I have been training for 6 months now. I have lots of energy and stay motivated. There are days where I do feel lazy and lack of energy (e.g. after school & work).
I have taken one scoop of C4 from my friend once. I felt jittery good. It made me feel so pumped.
So, my question is what pre-workout should I use as a “beginner”? Should I even take pre-workout, or simply take caffeine pills. Are the other ingredients besides caffeine in pre-workout effective for muscle endurance/support?
Most pre workouts are scams. I have only taken a pre workout once, given to me by a friend, and I felt no effects – positive or negative. If you can’t maintain your energy throughout a workout, you may want to look into other factors.
Time of Day Matters
When you workout matters.
Afternoon, lunch-time trainees may need a bit more of a boost. If you’re mentally wound due to office work, start off with a warmup to get your heart rate going. A set of pushups or jumping jacks should do the trick. Also consider some mild level of caffeine, perhaps a cup of black or green tea.
Evening trainees need the greatest energy boost. This is the time when trainees usually contemplate taking a preworkout. Instead, drink a protein shake an hour before training. This will set your body in line a prepared to workout. You may need to even take a caffeine capsule if you find that your energy levels are super low.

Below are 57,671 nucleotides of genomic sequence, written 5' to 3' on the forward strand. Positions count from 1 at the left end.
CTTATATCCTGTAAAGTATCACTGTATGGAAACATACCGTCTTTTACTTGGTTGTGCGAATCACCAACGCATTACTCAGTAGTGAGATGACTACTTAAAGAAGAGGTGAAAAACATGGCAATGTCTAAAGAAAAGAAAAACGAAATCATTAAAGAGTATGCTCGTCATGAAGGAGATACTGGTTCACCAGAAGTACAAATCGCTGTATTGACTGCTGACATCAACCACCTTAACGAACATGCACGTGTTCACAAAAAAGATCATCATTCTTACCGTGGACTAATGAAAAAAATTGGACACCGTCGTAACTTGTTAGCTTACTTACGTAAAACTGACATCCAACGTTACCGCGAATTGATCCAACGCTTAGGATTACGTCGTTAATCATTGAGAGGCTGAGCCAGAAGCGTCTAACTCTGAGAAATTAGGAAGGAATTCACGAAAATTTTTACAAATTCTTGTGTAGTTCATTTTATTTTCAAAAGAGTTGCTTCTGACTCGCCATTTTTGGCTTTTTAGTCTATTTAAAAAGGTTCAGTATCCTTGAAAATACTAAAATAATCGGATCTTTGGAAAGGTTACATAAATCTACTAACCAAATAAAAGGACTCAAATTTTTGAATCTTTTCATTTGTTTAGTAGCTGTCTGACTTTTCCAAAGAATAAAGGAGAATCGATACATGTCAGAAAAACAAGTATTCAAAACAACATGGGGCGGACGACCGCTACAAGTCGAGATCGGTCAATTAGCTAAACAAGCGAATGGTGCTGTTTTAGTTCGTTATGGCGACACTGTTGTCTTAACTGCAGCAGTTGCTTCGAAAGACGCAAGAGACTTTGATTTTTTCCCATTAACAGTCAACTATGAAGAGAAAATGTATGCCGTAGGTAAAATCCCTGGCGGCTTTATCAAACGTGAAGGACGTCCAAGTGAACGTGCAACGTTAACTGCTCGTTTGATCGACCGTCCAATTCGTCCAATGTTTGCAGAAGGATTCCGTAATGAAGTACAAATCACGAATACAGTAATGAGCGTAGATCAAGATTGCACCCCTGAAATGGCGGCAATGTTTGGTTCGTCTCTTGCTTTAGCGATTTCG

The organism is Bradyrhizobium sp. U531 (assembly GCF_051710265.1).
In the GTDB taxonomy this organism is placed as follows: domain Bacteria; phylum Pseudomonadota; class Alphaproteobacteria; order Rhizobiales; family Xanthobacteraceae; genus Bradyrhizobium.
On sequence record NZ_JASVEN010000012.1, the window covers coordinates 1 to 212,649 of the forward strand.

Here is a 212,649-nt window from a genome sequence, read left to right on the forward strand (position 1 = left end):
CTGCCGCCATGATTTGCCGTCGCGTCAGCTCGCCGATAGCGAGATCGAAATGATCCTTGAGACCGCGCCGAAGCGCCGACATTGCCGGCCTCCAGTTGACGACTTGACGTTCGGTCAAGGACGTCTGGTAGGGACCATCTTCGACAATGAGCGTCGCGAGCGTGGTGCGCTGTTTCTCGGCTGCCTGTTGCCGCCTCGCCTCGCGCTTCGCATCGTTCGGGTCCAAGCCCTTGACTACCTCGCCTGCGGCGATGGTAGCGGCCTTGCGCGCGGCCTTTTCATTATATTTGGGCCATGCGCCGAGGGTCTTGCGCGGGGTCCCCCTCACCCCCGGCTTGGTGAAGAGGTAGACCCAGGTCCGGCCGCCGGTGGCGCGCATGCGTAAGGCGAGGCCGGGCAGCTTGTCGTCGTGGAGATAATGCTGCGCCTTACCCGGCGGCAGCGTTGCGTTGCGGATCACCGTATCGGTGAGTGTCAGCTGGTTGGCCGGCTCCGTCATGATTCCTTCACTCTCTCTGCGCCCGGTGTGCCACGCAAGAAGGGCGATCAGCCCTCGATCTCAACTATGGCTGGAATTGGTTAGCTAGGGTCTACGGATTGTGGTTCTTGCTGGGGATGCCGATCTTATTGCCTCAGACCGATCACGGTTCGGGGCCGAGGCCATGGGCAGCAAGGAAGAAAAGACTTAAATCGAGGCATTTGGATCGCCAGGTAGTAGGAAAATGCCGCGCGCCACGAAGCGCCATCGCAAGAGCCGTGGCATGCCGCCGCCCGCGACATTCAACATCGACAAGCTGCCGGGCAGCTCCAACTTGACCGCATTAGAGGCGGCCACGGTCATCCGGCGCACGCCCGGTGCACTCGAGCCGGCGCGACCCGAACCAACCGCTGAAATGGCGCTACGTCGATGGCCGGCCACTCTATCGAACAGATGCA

Why You Should Avoid Pre Workouts
- Get enough sleep
- Drink enough water
- Do strength and cardiovascular exercise regularly
- Eat high quality foods and in moderation
- Avoid junk, processed foods, refined sugar, and soda
- Eat lots of vegetables
- Get enough sunlight
- Stretch daily
Before you consider an actual pre workout supplement, perhaps you should examine your sleep. Are you getting 8 hours per day? If not, then try to get in the required hours throughout the day.
If your work schedule prevents you from getting enough sleep, then you may need to adjust your exercise schedule to follow. For example, if you’re sleeping 5 hours per day, and you feel tired and sluggish, then perhaps a 5-day per week exercise schedule isn’t for you.
Until you can fix your sleep patterns, I would not use supplements as your go-to solution.
Dehydration can also cause low energy levels. Make sure you are drinking at least 8 glasses of water per day. In fact, simply a 2% level of dehydration can start to affect an individual’s work and athletic performance.
A third factor, and I believe to be the most important, is consumption of junk food. Thre is a connection between high calorie, low nutrition foods and low energy levels. A 2009 study conducted by the University of Cambridge found that running performance decreased by 50% in 9 days of being fed a high-fat diet.
Your body needs proper fuel to perform. Before grabbing some preworkout or other supplements, make sure you have your water intake, sleep, and diet in order.